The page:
Baerbock hypes ‘China threat’ again, revealing bias of pro-US politicians
Published: Aug 23, 2023 11:52 PM
Germany's new foreign minister and co-leader of the Green Party Annalena Baerbock. Photo: AFP

Germany's new foreign minister and co-leader of the Green Party Annalena Baerbock. Photo: AFP

As China-Australia relations are witnessing a thaw, Germany's Foreign Minister Annalena Baerbock has once again hyped up the cliché of "China threat" in a virtual address to an Australian think tank. What is her intention? Baerbock told the Lowy Institute on Tuesday that China was challenging the "very fundamentals of how we live together in this world," and she praised Australia for serving as a "role model" for resisting Chinese "economic coercion."

In addition to being a representative figure of the German Greens, Baerbock is also a pro-American politician who holds hostile views on China. Baerbock's remarks in Australia actually expressed both her personal opinion and the US' attitude. However, this time, Baerbock went beyond the relationship between China and Germany, but put the Australian issue in the context of the ideological confrontation between the West and China.

It is not surprising that Baerbock has proposed a tough stance on China, which aligns with her consistent position of viewing China as a threat and emphasizing the differences in ideology and social systems between China and Western countries. At the same time, the German foreign minister seemingly tries to speak boldly in defending Australia by discrediting China, using the so-called "economic coercion" narrative, which was originally a rhetorical trap hyped by the US.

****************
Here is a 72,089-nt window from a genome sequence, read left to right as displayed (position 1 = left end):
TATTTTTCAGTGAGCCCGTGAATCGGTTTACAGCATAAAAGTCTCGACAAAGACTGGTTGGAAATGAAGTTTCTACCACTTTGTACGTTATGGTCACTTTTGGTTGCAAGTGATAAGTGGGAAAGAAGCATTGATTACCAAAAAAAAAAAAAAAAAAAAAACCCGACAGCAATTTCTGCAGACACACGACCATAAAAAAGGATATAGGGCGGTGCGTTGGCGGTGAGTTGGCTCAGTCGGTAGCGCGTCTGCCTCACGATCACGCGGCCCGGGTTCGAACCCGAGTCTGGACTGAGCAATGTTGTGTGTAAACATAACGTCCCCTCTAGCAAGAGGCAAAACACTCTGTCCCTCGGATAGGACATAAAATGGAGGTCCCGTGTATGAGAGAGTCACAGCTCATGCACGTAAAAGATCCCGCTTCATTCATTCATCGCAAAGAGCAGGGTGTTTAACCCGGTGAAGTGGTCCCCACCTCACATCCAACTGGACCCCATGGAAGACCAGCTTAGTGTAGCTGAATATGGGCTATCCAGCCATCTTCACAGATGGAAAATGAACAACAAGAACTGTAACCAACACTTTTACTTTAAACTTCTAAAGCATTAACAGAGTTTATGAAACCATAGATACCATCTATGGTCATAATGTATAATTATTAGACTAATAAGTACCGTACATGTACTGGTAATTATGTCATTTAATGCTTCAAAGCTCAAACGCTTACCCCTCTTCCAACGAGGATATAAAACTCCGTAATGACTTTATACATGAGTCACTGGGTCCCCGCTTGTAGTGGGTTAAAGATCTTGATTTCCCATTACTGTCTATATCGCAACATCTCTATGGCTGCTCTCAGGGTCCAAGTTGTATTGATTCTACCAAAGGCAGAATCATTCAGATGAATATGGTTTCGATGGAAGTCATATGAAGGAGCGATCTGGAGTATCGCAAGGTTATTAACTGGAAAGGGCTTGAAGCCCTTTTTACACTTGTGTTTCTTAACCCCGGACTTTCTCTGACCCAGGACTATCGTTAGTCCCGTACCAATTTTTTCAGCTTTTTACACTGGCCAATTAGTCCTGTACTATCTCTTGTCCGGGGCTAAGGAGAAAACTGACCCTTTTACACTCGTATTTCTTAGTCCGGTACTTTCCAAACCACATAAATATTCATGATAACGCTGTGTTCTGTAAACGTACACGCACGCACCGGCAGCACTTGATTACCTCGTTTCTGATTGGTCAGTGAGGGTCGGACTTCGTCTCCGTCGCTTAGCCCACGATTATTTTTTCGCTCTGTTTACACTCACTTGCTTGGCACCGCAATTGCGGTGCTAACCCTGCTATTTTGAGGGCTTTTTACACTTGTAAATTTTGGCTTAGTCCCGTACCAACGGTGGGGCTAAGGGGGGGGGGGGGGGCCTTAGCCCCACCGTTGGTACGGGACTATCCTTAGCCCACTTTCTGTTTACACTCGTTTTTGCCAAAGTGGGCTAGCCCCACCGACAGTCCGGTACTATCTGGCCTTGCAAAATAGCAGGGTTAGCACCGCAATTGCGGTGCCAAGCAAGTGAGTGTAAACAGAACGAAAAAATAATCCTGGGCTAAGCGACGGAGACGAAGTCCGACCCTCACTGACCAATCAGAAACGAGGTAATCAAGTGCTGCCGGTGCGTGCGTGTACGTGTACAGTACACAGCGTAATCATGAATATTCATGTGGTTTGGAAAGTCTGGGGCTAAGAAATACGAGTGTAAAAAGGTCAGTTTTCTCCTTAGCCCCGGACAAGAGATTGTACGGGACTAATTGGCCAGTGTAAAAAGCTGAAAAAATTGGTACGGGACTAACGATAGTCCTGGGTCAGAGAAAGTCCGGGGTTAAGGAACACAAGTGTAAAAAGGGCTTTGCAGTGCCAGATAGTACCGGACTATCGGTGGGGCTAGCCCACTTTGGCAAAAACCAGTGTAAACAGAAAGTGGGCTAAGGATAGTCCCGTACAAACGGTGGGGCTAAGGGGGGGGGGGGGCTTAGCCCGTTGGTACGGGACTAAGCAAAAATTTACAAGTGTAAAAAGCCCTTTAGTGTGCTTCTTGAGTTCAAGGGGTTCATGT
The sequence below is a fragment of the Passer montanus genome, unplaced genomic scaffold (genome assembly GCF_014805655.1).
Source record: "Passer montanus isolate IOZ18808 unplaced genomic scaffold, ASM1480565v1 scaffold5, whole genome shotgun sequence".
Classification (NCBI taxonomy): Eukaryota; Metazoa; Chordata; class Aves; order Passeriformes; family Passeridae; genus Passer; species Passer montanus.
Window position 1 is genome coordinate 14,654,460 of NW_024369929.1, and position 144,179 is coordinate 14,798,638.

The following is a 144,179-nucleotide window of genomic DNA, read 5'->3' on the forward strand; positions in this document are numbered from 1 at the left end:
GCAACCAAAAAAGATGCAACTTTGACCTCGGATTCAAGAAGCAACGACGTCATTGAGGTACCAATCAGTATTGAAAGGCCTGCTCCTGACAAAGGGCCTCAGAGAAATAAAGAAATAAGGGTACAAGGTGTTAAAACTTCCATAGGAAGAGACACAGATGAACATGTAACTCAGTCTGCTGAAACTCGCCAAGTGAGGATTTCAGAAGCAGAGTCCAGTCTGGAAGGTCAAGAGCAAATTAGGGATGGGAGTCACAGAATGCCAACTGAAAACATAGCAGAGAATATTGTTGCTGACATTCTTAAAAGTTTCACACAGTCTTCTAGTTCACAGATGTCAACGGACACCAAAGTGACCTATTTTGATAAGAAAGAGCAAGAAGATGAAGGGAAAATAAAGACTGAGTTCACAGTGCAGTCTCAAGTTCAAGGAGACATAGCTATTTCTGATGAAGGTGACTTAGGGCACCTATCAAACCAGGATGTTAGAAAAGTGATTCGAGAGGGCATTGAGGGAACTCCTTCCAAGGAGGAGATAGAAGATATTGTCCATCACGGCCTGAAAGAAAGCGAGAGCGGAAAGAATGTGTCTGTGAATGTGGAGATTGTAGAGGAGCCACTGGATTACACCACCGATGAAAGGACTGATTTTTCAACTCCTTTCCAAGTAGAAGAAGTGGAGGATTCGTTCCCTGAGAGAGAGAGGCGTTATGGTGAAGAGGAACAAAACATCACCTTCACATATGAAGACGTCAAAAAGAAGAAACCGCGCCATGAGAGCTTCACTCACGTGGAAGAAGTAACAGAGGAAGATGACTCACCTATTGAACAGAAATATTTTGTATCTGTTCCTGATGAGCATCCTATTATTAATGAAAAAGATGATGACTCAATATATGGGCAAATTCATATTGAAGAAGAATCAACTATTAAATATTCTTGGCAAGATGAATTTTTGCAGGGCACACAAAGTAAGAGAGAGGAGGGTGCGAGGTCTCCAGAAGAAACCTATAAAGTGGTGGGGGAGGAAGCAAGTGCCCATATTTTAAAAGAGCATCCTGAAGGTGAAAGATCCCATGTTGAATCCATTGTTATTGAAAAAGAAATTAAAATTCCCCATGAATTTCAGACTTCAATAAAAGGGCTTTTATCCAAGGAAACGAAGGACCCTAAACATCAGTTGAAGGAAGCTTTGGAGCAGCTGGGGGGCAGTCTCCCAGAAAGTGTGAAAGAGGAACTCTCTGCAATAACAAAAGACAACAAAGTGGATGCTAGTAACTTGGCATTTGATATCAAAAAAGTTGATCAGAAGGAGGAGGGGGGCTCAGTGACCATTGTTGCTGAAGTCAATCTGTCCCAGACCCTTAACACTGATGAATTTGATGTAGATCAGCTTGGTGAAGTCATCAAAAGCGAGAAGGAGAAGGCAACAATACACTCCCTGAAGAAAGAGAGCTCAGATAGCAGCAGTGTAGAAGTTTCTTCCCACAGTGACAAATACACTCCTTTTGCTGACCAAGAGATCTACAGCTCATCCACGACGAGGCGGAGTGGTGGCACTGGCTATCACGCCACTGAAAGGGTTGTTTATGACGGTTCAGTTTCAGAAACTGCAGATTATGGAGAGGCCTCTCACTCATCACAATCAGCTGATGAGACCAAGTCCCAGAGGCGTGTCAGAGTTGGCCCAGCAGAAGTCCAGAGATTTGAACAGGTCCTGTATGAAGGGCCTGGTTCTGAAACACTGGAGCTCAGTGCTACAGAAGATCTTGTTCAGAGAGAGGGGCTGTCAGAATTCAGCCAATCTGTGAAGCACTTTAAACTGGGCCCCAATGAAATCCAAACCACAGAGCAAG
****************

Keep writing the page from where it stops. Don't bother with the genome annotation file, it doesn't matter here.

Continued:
Baerbock's remarks clearly exposed her deep-rooted prejudice against China, and also laid bare her pro-US stance. Not wanting to rely on China while unwilling to decouple from China, this is a typical US-style thinking. Politicians like Baerbock want to benefit from China's economic take-off, yet they're afraid that China will pose a threat with its rising power. So they are calling for "de-risking, " which is essentially politicizing and ideologizing economic and trade issues. 

Sun Keqin, a research fellow at the China Institutes of Contemporary International Relations, believes that the German foreign minister's remarks in Australia also reflect her personal contradiction. Although she is critical of China and often makes offensive remarks, she also understands the importance of Germany-China relations. 

"She regards China as a rival, but China itself has never harmed the interests of Germany, that's why many entrepreneurs and some politicians in Germany are very dissatisfied with Baerbock. If she can have a long-term and clear understanding of Germany's China policy, she will not be caught in the embarrassing situation of self-contradiction," Sun added.

Apart from smearing China, Baerbock also claimed that "numerous countries were pivoting to China because they lacked alternatives," and added that Germany wanted to "change this." "This is nonsense. The choices of these countries are actually based on their own economic interests. No matter in terms of cost and benefit, China is obviously the first choice," Cui Hongjian, director of the Department of European Studies at the China Institute of International Studies, told the Global Times.

Germany is a major trading country and has huge economic interests in the Asia-Pacific region. Theoretically, it should pay more attention to cooperation, reciprocity, and peaceful development. However, some pro-American politicians seem to have deviated from this path, regarding China as a rival of systemic challenges and blindly following the US strategy. This not only reflects Baerbock's personal views, but more dangerously, it could also drag Germany into a dangerous vortex in the Indo-Pacific region. These moves may jeopardize China-Germany relations, worsen the security situation in the Asia-Pacific region, and ultimately damage world peace.